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Germany study abroad group enjoys taste of life as Leuphana University students

The Germany study abroad group from UTRGV took in the sites of Berlin during their trip, including the restored Reichstag building, reopened in 1999 after German reunification to house Parliament. Joining them are fellow Leuphana University study abroad students from Texas A&M Kingsville and Louisiana State University, Shreveport. (Courtesy Photo)

By Cheryl Taylor

RIO GRANDE VALLEY, TEXAS – AUG. 12, 2016 – Thirteen students from The University of Texas Rio Grande Valley made the most of every minute during their two-week study abroad class in Germany this summer.

Accompanied by Dr. Reto Felix, assistant professor of marketing in the UTRGV School of Business and Entrepreneurship, the group flew to Hamburg, then boarded a train for the hour’s ride to Lüneburg, where they began their May 2016 adventure as students at Leuphana University.

“The focus of this course is immersion in the culture and overall living conditions of the host country – to experience and study it from the standpoint of the economy, the legal system, business practices, social norms and the culture in general,” Felix said.

Melina Carmona, a mass communication senior from San Juan, discovered daily life in Lüneburg was unlike what she was accustomed to at home. Her first challenge was learning how to navigate a bicycle in busy traffic on her way to class every day, from the apartment she shared with a host student.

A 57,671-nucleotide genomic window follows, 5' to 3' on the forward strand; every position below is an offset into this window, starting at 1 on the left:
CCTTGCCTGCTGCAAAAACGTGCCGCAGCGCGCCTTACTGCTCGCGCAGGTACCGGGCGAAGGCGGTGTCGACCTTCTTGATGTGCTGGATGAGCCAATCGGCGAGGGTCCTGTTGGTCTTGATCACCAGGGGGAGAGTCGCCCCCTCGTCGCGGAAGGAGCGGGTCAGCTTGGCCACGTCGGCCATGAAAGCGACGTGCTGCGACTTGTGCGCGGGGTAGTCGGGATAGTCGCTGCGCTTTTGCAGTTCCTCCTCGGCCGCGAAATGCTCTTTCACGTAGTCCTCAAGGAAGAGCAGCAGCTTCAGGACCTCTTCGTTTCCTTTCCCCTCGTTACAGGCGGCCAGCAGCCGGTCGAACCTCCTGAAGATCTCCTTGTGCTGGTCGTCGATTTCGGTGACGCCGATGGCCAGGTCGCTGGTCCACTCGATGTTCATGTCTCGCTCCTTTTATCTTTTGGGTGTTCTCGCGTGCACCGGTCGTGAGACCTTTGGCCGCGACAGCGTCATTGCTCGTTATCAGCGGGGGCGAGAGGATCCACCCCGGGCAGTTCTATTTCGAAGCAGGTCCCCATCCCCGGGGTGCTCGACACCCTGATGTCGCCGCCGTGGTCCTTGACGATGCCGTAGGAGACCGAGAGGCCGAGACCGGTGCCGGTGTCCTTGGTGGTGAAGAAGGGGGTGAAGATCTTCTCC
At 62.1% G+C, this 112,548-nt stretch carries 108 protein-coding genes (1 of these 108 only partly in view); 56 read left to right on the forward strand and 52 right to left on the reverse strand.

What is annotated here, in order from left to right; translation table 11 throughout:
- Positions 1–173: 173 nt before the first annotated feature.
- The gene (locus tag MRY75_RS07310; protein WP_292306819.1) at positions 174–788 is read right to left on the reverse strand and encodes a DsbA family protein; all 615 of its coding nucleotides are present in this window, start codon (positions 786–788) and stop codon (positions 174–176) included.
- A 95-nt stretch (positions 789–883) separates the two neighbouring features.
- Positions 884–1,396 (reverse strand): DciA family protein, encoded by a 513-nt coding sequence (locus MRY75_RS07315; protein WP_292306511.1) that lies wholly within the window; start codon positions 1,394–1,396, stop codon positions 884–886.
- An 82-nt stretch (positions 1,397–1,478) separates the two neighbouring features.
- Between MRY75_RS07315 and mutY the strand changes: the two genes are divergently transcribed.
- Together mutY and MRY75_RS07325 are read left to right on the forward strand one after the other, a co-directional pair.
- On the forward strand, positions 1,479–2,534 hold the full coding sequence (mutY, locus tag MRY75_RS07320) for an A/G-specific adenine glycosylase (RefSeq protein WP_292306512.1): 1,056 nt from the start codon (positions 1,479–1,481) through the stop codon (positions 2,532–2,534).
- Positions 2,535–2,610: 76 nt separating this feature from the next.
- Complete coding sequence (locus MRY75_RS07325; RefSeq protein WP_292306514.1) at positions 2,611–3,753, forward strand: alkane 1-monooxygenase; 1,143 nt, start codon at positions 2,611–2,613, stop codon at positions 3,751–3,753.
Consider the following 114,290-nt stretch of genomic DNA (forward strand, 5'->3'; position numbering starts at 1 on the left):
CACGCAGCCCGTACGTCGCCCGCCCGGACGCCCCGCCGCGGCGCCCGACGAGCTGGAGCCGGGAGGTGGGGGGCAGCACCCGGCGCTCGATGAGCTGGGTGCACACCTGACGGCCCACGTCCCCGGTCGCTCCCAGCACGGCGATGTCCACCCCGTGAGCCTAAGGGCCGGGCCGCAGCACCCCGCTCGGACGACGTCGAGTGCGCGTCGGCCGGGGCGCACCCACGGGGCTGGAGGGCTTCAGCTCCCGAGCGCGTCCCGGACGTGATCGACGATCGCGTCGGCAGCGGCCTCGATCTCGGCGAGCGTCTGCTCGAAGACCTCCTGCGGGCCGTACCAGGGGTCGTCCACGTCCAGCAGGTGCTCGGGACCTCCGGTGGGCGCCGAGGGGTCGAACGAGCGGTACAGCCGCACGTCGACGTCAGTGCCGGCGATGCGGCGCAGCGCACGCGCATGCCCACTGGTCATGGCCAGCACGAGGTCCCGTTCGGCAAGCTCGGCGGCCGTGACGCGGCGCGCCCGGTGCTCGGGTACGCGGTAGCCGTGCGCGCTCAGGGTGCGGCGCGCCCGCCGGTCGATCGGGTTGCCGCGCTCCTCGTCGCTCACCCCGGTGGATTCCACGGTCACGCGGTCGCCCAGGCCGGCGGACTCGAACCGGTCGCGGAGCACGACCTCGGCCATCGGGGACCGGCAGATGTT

“The people there are used to doing things a bit different than Americans,” Carmona said. “They use bikes as their main transportation. And they walk a lot. And they separate their trash into plastic, organic and paper.”

Culture shock is to be expected during study abroad, Felix said.

“Culture shock is not necessarily a negative connotation; it’s just realizing ways of doing things are different and noticeable,” he said. “We do not immediately understand everything about life in another country – and we may not like everything – but this is part of the experience. Students need to experience a little bit of shock, and get a little out of their comfort zone.”

When not in the classroom, the students travelled to sites of interest, where they witnessed both the beauty and sadness of the past juxtaposed with 21st century Germany.

Day trips included a visit to the Autostadt, or Automobile City, adjacent to the Volkswagen factory in Wolfsburg, about an hour and a half drive from Lüneburg.

The most sobering field trip for everyone was the visit to the Neuengamme Concentration Camp, located about halfway between Lüneburg and Hamburg.

“The concentration camp tour was very emotional,” said Alex Silva, a marketing senior from Edinburg. “It’s astonishing that humans could carry out something of that magnitude. There was so much to see and a lot to soak in, and just standing there made me feel uneasy. It is a wonderful memorial that I intend to visit again someday on my own.”

Felix said studying about the Holocaust is imperative for future generations, and to see a camp in person makes an indelible impression on visitors.

The students spent their days in classes with professors from Leuphana University and guest speakers from outside consulting agencies. Lectures covered the gamut from international business negotiation to employer liability and renewable energy.

Most lunches took place in the university mensa, or canteen, and dinners were at a variety of local eateries.